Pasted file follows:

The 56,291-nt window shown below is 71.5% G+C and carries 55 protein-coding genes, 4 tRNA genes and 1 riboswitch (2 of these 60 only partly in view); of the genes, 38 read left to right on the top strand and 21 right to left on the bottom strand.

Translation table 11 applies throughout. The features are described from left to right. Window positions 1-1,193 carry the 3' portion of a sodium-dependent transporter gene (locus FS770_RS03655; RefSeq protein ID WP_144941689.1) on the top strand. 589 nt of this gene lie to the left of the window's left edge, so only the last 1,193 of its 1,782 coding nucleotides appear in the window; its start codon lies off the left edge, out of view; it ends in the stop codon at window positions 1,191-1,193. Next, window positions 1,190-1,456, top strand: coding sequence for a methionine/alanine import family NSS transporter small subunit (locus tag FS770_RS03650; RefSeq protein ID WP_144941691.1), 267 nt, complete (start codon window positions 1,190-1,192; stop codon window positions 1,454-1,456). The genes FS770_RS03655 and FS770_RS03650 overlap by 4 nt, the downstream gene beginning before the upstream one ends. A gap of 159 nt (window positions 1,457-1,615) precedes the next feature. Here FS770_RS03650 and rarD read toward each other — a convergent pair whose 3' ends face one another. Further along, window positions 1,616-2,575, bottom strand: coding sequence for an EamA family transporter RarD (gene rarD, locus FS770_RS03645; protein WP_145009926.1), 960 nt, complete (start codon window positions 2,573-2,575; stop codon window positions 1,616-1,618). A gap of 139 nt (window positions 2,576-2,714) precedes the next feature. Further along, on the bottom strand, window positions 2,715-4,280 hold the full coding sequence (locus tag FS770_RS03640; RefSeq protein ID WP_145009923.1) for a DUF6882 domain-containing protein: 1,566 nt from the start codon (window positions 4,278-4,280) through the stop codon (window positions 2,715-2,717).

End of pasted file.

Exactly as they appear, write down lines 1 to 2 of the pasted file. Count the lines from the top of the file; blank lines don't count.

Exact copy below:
The 56,291-nt window shown below is 71.5% G+C and carries 55 protein-coding genes, 4 tRNA genes and 1 riboswitch (2 of these 60 only partly in view); of the genes, 38 read left to right on the top strand and 21 right to left on the bottom strand.

Translation table 11 applies throughout. The features are described from left to right. Window positions 1-1,193 carry the 3' portion of a sodium-dependent transporter gene (locus FS770_RS03655; RefSeq protein ID WP_144941689.1) on the top strand. 589 nt of this gene lie to the left of the window's left edge, so only the last 1,193 of its 1,782 coding nucleotides appear in the window; its start codon lies off the left edge, out of view; it ends in the stop codon at window positions 1,191-1,193. Next, window positions 1,190-1,456, top strand: coding sequence for a methionine/alanine import family NSS transporter small subunit (locus tag FS770_RS03650; RefSeq protein ID WP_144941691.1), 267 nt, complete (start codon window positions 1,190-1,192; stop codon window positions 1,454-1,456). The genes FS770_RS03655 and FS770_RS03650 overlap by 4 nt, the downstream gene beginning before the upstream one ends. A gap of 159 nt (window positions 1,457-1,615) precedes the next feature. Here FS770_RS03650 and rarD read toward each other — a convergent pair whose 3' ends face one another. Further along, window positions 1,616-2,575, bottom strand: coding sequence for an EamA family transporter RarD (gene rarD, locus FS770_RS03645; protein WP_145009926.1), 960 nt, complete (start codon window positions 2,573-2,575; stop codon window positions 1,616-1,618). A gap of 139 nt (window positions 2,576-2,714) precedes the next feature. Further along, on the bottom strand, window positions 2,715-4,280 hold the full coding sequence (locus tag FS770_RS03640; RefSeq protein ID WP_145009923.1) for a DUF6882 domain-containing protein: 1,566 nt from the start codon (window positions 4,278-4,280) through the stop codon (window positions 2,715-2,717).